Oil major Royal Dutch Shell has pulled its application from Norway’s Arctic-focused oil licensing round, the firm said on Monday, in a blow to the Nordic country’s ambitions to explore for oil and gas in its northern offshore areas.
“The decision is part of an optimisation of Shell’s global portfolio following the acquisition of BG and a persistently low oil price,” the company’s Norwegian unit said in a statement. “Norway remains one of our core areas.”
In December the Norwegian oil ministry said Shell was among the companies that had applied for drilling permissions in the so-called 23rd round, a licensing round set to move the search for hydrocarbons closer to the country’s border with Russia.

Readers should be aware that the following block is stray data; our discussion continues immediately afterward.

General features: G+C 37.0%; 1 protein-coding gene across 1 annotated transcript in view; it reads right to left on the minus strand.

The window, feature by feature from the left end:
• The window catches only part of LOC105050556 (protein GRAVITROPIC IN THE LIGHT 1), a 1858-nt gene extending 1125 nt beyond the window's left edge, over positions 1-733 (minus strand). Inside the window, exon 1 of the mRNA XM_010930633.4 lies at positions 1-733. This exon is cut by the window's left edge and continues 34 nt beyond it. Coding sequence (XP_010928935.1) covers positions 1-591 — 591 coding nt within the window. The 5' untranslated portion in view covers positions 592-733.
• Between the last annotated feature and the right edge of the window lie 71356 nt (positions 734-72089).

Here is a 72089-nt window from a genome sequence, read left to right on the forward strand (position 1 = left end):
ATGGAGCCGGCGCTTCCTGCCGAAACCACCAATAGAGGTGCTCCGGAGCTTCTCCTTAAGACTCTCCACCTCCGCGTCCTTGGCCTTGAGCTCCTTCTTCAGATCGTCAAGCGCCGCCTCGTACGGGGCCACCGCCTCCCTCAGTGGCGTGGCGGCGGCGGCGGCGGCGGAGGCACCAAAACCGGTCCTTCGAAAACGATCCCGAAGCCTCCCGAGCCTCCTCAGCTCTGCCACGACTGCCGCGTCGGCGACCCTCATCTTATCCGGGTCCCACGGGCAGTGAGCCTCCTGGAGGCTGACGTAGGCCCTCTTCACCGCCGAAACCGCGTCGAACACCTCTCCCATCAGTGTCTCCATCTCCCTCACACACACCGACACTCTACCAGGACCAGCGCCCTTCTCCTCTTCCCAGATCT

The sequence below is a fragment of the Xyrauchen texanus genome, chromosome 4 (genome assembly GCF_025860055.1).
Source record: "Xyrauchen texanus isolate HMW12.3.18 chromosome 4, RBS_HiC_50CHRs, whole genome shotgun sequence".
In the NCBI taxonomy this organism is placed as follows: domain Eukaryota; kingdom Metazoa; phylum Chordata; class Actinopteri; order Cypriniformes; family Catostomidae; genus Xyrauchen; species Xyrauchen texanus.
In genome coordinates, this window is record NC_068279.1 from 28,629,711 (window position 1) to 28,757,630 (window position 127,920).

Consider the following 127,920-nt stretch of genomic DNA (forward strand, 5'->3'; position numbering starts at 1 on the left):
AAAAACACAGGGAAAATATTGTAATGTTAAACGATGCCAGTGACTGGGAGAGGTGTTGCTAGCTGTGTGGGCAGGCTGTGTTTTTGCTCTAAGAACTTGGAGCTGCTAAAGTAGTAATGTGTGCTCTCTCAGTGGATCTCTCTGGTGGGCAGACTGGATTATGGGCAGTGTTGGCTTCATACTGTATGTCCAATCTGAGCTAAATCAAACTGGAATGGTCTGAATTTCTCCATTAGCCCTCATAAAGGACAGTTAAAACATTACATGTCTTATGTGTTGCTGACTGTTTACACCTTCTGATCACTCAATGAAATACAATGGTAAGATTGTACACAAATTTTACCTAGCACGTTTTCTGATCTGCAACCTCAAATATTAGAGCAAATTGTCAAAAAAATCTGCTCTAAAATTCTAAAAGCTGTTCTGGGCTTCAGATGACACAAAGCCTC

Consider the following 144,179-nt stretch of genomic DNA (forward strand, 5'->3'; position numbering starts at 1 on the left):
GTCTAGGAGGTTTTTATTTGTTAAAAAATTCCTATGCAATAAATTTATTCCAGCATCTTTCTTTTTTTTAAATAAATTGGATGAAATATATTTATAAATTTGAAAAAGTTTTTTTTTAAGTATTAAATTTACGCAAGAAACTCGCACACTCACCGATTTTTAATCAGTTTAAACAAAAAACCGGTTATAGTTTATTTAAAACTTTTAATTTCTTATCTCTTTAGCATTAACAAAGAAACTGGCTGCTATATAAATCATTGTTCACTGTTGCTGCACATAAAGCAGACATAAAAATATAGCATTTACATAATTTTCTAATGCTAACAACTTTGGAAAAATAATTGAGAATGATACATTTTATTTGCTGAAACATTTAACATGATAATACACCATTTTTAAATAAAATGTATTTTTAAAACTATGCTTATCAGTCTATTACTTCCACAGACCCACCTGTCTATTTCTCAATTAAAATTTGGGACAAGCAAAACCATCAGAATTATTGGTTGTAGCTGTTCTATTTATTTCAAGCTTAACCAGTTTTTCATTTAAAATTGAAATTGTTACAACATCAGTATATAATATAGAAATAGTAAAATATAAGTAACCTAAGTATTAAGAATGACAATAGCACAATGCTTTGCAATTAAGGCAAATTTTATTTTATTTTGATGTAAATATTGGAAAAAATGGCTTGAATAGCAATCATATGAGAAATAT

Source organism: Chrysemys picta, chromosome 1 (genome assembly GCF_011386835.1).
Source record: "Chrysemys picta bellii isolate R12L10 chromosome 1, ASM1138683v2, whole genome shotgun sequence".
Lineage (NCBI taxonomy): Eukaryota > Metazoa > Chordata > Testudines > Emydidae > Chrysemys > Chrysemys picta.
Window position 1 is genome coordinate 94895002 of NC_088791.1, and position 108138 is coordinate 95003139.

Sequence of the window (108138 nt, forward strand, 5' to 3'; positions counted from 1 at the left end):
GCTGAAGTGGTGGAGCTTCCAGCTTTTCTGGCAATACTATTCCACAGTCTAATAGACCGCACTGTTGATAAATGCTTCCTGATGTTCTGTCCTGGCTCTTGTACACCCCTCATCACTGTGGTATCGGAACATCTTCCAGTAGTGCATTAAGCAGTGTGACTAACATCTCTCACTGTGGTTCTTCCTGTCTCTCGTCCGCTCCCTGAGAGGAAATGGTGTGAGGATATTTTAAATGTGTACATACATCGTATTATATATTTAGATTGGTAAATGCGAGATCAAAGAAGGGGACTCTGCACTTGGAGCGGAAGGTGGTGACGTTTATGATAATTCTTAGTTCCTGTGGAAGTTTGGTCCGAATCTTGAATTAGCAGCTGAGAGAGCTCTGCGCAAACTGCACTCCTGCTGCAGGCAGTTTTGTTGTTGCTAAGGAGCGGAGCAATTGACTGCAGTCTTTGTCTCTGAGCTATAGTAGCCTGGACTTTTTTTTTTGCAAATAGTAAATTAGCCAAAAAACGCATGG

As recently as last month, the head of Shell’s business in Norway had told Reuters the firm had hoped that it could begin drilling in 2017 if it won licenses in the 23rd licensing round.
The Norwegian oil and energy minister said Shell’s decision had no implication for the conduct of the licensing round. The awards would still be announced before July, he said.
“We have many other competent companies that are competing hard for our promising, new exploration areas,” Tord Lien said in an emailed statement.
“Shell has told us that the decision is based on short-term cash flow priorities and consolidation after the acquisition of BG.”